November 21, 2017
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Trump’s plans for industrial rebirth are a dead end

By Noah Smith, Bloomberg View
Kevin G. Hall | MCT | BDN
Kevin G. Hall | MCT | BDN
A worker stretches a string at the D’Addario & Co. plant in Farmingdale, New York, the world’s largest maker of strings for musical instruments.

President Donald Trump’s economic adviser, Peter Navarro, has vowed to restore U.S. manufacturing supremacy. This is no surprise — Trump’s election campaign emphasized the promise of a return to the industrial economy of the mid-20th century, before countries such as China supplanted the United States as the workshop of the world.

But this push is unlikely to succeed. Changes in the U.S. industrial mix, and in technology itself, mean there’s no going back to the economy of yesteryear. To understand why this is true, everyone should read “The New Geography of Jobs,” by University of California at Berkeley economist Enrico Moretti. It’s probably the most important popular economics book of the decade.

Moretti demonstrates that there really are two Americas — one that’s healthy, rich and growing, and a second that’s increasingly being left behind. The two nations-within-a-nation are divided not so much by region or race or religion, but by the kinds of industries they support. Those cities and towns that are home to innovative industries — information technology, pharmaceuticals, advanced manufacturing and the like — are wealthier, healthier and safer, while the places without these industries are steadily declining.

“The New Geography of Jobs” catalogs these changes relentlessly. Moretti has done his homework — he can rattle off the names of places like Visalia, California, and Bridgeton, New Jersey, that have failed to catch the train of the innovation economy. In graph after graph, he shows that the cities with better social indicators in the 1980s — longer life expectancy, lower divorce rates and higher voter turnout — have steadily increased their advantage since then. And these are also the cities with the highest number of college graduates — the innovation hubs. The places that are being left behind are the ones that lack top-end human capital.

Why this divergence? The reason, Moretti explains, is what economists call local multipliers. Every American with a high-paying innovation job — every software engineer, every manager at a drug company — shops locally. They pay doctors to fix their knees. They pay yoga teachers and personal trainers and dieticians. They hire roofers and landscapers and electricians and plumbers. They shop at local stores and eat at local restaurants. Every dollar that the innovation industries pull in from outside gets spent around town, and then spent again.

Most of the jobs in the country, Moretti shows, come from these local services. This was even true in the era of manufacturing, when less than a third of American jobs came from factories.

Local multipliers are the key to providing Americans with good jobs.

Manufacturing creates local multipliers, too. But the kind of industries the U.S. used to specialize in — textiles, steel and cars — provide much smaller multipliers than the innovative industries toward which the country has now shifted. The U.S. didn’t lose out to China — it simply shifted into more productive industries. If the country were to return to the kind of low-multiplier manufacturing that it left behind in the 1980s, it would be a lot poorer as a result.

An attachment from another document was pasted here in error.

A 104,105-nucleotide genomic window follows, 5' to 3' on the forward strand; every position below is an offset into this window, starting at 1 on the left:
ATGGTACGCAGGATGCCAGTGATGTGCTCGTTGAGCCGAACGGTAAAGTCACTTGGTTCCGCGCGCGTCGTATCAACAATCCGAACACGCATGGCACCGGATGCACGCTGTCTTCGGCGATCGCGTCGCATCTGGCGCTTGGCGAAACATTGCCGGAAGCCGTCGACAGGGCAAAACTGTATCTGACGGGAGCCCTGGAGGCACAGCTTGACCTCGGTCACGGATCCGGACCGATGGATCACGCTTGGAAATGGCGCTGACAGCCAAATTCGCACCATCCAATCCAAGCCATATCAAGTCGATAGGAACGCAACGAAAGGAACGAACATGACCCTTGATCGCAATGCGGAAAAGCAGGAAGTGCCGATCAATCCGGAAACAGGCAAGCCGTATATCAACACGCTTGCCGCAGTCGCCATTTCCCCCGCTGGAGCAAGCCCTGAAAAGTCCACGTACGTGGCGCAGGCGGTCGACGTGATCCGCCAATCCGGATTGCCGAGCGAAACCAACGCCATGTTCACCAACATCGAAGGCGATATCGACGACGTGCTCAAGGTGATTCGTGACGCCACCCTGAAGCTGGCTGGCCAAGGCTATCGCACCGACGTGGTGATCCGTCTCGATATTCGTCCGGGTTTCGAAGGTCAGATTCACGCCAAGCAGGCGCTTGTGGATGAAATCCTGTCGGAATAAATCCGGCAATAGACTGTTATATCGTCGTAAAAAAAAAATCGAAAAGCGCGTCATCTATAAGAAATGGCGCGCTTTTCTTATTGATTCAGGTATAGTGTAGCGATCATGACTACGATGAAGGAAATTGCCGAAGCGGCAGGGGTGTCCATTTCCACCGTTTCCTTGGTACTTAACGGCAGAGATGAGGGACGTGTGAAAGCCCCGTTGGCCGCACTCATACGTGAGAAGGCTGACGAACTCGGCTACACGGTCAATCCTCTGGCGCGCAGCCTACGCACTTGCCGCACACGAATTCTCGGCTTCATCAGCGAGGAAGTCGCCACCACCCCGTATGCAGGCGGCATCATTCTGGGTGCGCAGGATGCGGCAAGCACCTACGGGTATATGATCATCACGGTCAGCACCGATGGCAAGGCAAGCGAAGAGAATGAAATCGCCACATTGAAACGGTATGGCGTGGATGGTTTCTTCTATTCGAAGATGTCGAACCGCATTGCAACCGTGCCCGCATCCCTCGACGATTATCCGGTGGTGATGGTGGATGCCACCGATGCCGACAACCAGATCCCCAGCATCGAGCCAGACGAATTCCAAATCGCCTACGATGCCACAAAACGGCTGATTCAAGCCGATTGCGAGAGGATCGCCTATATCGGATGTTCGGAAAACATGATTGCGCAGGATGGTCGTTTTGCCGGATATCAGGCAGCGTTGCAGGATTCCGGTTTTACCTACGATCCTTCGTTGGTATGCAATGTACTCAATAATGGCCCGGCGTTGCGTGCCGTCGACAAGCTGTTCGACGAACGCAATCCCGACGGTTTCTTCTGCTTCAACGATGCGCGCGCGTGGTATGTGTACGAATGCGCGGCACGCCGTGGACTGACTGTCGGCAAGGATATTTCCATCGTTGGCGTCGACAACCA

In 1955, William F. Buckley of the National Review wrote that conservatism’s job was to “stand athwart history, yelling Stop.” But if Trump and his team try to make economic history stop, the results won’t be pretty. Economic history is a story of progress and enrichment, but also a story of businesses and regions making the difficult changes they need to survive and thrive. Trying to turn the U.S. back into a nation of smokestacks and metal benders just won’t help anyone.

So if returning to mass manufacturing isn’t the solution, what is? When you can’t go back, you have to push forward. The U.S. has to make the innovation economy work even better.

One solution Moretti suggests is to help more people move to the innovation hubs. As things stand, many of the best-performing cities limit their populations with development restrictions. Creating more density in cities such as Austin, Texas, San Francisco and San Diego would benefit service workers and low-income people, who Moretti shows do better in these cities even after accounting for local living costs. It would also allow low-income people to move out of the depressed, stagnant towns. That would reduce rent costs in those declining areas, as well as making local job competition less intense.

Another idea is to focus on government investment in human capital. That means expanding universities, upgrading their research capabilities and developing links between universities and local businesses. This won’t turn every town in the U.S. into Silicon Valley, but it will help many local economies, and will allow the U.S. to keep its edge in high-value innovation industries. This policy requires recruiting high-paying foreign students, since their higher tuition would be necessary to subsidize more cheap spots for native-born Americans.

Trump’s economic team needs to read Moretti’s book. Writing angry tweets at companies that open factories in Mexico won’t create good jobs for American workers. But expanding universities and allowing greater urban density just might do the trick. If Trump and his people can’t do this, the Democrats should make it a pillar of their economic strategy. There is no way back for the U.S. economy — only forward, further into the innovation age.

Noah Smith is a Bloomberg View columnist. He was an assistant professor of finance at Stony Brook University in New York, and he blogs at Noahpinion.


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